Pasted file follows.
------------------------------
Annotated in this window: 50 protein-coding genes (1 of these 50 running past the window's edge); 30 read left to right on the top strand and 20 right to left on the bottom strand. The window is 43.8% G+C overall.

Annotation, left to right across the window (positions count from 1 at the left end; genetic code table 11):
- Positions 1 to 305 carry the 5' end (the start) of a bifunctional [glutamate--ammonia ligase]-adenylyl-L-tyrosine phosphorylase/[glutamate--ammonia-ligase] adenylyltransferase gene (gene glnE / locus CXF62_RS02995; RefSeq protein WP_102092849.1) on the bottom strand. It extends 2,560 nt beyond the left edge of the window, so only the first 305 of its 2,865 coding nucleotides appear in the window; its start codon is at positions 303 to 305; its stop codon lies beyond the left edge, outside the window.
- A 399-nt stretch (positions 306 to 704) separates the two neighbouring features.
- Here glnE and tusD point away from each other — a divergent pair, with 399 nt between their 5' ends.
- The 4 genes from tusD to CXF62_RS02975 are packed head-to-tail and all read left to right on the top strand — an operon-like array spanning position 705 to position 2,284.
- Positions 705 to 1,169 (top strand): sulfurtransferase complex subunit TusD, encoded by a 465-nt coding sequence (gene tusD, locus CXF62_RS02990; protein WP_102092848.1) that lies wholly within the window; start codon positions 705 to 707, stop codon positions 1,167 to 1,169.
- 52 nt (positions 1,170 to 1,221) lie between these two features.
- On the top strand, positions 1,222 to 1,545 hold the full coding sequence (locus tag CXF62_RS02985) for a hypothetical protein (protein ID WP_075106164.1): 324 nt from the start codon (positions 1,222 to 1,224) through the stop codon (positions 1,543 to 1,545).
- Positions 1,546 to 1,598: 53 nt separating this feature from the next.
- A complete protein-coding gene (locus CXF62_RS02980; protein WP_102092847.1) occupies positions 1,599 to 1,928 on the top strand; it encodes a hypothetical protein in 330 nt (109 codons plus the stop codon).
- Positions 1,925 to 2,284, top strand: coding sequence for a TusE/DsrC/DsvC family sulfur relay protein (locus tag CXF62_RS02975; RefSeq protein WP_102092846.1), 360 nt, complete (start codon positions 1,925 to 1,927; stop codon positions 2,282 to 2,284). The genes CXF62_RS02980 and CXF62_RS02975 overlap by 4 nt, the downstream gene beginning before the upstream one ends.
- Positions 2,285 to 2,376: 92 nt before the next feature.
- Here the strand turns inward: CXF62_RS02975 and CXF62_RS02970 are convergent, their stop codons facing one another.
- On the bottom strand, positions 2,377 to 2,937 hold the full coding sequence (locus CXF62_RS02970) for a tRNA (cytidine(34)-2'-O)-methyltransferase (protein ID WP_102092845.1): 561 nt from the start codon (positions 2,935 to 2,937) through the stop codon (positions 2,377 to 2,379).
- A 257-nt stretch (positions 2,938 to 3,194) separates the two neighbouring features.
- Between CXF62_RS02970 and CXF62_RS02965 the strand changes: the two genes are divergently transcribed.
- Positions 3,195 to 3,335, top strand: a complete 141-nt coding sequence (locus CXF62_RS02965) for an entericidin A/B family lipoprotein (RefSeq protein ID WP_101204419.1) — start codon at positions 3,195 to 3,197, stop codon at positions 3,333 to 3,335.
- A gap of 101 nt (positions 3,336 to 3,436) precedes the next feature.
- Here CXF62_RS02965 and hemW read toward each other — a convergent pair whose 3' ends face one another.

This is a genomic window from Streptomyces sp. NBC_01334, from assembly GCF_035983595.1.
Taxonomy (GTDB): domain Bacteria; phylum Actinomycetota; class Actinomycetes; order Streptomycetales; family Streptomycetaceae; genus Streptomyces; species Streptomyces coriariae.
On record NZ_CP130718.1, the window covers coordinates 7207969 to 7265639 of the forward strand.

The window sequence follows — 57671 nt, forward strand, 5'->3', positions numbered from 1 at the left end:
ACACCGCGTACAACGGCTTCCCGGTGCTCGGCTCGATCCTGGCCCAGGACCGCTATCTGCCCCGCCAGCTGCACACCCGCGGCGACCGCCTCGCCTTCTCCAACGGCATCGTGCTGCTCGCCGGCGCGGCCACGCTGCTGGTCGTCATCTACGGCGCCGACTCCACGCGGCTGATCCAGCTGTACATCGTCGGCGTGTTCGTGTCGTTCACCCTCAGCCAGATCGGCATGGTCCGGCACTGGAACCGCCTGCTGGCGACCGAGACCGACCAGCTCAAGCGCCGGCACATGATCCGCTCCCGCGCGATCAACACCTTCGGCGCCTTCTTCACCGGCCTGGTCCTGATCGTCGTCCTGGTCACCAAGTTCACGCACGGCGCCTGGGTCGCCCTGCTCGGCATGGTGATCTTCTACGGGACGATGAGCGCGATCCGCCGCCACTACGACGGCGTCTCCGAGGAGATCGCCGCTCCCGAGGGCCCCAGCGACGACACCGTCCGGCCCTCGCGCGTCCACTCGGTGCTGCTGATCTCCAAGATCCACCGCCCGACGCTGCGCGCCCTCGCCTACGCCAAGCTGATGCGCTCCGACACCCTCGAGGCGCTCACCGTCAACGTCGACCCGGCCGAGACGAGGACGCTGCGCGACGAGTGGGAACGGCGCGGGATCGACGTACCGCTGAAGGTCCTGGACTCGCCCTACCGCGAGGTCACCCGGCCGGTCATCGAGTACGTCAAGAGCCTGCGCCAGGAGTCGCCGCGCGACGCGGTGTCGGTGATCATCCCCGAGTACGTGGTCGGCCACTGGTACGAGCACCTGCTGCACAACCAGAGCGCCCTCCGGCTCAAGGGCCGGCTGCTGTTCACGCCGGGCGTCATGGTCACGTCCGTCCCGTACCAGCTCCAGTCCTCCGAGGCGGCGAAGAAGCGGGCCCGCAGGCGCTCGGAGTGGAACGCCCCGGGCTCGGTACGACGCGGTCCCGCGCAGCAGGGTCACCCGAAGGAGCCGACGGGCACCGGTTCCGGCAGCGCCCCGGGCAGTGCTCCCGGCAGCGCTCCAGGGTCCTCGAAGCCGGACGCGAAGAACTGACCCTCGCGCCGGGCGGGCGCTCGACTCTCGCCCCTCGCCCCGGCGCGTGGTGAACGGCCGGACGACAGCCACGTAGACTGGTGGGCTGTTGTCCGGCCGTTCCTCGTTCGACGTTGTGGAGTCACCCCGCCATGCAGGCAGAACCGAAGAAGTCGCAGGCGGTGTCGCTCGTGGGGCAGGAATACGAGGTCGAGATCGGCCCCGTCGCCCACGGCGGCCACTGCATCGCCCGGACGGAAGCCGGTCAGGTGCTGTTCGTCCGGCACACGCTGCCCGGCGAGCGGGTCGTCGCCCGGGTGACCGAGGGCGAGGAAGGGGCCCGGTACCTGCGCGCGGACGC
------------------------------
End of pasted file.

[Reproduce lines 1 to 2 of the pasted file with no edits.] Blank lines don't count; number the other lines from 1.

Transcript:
Annotated in this window: 50 protein-coding genes (1 of these 50 running past the window's edge); 30 read left to right on the top strand and 20 right to left on the bottom strand. The window is 43.8% G+C overall.

Annotation, left to right across the window (positions count from 1 at the left end; genetic code table 11):